Stanley Cavell: Philosophy's Recounting of the Ordinary

By Stephen Mulhall | Go to book overview

9
Cinema: Photography, Comedy, Melodrama

Cavell's work on cinema divides up relatively neatly into two parts or levels -- analyses of specific films and examinations of the medium of cinema itself (with particular reference to the relationship between the screened image and the viewer of that image). However, his work none the less possesses a real unity: in part, this is because he finds that the films he studies themselves study their relation to their medium and its audience; but it is also because his work focusses upon precisely the same issue at both levels -- that of scepticism. In other words, Cavell claims to detect a thematic doubling or mirroring which is itself a version of the doubling we examined with respect to Shakespeare: scepticism is not simply a topic examined by certain films but an issue that is central to any real understanding of our relationship to the medium of cinema. I shall begin by examining Cavell's reflections on the medium, before going on to examine the two genres of film to which he has paid most attention in his work.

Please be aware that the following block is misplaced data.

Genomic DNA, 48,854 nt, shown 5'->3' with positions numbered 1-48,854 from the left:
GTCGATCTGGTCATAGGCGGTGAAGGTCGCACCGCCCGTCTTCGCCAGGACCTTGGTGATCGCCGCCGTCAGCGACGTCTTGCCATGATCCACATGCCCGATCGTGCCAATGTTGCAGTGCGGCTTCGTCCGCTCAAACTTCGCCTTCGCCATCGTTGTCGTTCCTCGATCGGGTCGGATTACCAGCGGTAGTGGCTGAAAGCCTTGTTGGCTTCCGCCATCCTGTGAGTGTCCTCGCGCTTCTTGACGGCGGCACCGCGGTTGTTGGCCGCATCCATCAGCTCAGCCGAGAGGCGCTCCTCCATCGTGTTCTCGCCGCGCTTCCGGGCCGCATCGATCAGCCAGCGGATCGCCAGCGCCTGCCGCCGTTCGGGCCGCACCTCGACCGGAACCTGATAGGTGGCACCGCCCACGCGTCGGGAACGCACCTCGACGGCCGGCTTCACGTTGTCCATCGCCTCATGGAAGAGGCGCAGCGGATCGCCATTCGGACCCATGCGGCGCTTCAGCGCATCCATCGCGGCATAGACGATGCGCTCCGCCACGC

Photography and Film

Cavell.'s first book on cinema, The World Viewed, is subtitled Reflections on the Ontology of Film; and it opens with the assumption that, since our experience of any film is an experience of a projected sequence of photographic images, the best way to understand our relationship with works produced in that medium is to examine the nature of photographs. In particular, Cavell raises the question of the relationship between a photograph and that of which it is a photograph. A photograph of an object is a visual record of that object: it is therefore similar to a painting (in that a painting too can be a visual record of an object -- e.g. a portrait or a still life -- and of the very same object as that captured in a photograph), and yet dissimilar (since the causal role played by that object in the making of the painting is entirely unlike its role in the taking of the photograph). We can express this dissimilarity by saying that a photograph is not so much a visual representation of an object (a

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